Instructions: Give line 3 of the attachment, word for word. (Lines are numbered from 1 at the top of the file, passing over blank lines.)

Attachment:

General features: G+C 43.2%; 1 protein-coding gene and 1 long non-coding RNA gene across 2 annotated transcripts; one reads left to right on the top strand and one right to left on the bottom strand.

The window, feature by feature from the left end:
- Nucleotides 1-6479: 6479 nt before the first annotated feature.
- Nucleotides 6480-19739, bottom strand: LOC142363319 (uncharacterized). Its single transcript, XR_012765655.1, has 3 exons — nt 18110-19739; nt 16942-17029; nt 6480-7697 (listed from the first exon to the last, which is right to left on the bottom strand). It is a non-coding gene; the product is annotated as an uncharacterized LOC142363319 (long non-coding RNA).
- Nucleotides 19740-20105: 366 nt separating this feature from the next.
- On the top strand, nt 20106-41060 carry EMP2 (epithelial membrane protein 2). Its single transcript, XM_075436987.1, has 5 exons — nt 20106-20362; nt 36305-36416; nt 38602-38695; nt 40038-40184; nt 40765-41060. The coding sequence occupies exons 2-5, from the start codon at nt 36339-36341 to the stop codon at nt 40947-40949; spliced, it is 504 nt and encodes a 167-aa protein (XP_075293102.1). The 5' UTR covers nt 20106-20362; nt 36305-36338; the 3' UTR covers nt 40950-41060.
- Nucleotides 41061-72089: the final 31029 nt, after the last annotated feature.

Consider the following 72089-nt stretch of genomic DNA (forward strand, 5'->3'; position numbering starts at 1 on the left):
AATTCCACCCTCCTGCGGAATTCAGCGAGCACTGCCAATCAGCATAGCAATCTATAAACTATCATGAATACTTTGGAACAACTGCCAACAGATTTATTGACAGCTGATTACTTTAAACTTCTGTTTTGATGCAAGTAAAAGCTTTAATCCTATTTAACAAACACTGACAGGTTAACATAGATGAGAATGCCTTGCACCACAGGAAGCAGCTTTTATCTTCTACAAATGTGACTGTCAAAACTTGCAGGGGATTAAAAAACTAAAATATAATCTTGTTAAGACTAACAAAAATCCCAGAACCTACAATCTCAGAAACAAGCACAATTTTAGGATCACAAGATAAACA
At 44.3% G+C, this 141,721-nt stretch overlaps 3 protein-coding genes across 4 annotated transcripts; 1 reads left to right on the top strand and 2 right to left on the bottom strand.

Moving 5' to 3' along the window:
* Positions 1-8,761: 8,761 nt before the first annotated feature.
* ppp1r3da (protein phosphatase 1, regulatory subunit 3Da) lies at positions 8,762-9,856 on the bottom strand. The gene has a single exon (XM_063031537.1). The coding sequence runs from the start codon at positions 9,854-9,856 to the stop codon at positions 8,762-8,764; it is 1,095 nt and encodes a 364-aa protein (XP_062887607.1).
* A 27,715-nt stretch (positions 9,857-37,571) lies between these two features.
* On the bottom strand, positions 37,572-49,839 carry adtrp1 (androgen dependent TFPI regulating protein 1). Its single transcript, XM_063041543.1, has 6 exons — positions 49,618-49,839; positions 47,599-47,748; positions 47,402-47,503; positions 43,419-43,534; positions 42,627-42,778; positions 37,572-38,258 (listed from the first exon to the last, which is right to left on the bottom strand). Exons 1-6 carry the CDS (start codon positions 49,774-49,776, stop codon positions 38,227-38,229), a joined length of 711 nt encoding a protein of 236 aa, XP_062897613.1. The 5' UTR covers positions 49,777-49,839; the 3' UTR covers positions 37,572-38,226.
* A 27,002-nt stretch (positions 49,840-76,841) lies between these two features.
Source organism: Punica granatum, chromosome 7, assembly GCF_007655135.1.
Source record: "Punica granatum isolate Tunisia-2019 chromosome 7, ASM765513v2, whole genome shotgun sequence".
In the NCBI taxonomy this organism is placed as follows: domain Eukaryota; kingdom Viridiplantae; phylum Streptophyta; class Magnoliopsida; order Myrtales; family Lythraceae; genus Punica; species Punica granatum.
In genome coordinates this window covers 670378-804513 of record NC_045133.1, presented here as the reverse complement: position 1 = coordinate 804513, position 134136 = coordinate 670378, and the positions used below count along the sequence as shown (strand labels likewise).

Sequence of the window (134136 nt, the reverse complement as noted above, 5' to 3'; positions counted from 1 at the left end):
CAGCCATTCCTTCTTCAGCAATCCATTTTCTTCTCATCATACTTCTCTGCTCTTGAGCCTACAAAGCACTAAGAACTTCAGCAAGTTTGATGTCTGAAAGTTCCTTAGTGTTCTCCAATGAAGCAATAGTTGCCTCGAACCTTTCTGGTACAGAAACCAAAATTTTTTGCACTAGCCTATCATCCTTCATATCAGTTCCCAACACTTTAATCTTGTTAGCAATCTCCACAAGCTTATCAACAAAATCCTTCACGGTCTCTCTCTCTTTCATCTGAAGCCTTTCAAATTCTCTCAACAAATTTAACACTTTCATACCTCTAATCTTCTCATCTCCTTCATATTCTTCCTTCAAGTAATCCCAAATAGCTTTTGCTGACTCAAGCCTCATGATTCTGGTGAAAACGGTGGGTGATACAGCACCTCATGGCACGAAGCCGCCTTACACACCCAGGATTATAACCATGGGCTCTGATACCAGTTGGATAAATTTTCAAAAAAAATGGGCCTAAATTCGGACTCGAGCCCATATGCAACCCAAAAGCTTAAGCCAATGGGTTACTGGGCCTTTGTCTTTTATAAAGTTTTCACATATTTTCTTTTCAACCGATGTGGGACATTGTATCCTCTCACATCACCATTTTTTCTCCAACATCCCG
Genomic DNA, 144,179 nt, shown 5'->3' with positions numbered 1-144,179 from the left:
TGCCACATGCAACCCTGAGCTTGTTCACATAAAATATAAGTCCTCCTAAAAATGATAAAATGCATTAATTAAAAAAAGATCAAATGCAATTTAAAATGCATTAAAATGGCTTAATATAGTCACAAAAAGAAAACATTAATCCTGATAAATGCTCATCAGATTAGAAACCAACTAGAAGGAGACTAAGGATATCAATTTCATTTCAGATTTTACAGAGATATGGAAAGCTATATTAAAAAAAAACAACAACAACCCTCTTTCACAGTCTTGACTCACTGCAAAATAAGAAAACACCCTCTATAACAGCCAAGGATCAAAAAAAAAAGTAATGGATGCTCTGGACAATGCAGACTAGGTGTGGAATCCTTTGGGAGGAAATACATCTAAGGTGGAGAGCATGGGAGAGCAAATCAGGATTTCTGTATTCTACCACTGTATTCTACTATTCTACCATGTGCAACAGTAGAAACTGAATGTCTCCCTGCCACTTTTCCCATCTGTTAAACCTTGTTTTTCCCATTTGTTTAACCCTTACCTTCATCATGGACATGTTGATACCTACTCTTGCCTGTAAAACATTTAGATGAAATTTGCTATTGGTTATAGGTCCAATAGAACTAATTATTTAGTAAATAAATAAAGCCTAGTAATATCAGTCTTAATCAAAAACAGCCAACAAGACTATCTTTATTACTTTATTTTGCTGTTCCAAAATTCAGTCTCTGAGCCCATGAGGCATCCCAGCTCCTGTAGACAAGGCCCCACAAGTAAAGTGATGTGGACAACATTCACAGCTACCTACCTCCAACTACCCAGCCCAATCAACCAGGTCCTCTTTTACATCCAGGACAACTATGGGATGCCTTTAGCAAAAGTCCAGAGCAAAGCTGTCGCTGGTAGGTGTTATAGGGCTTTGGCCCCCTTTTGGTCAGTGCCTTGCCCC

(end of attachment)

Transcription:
- Nucleotides 1-6479: 6479 nt before the first annotated feature.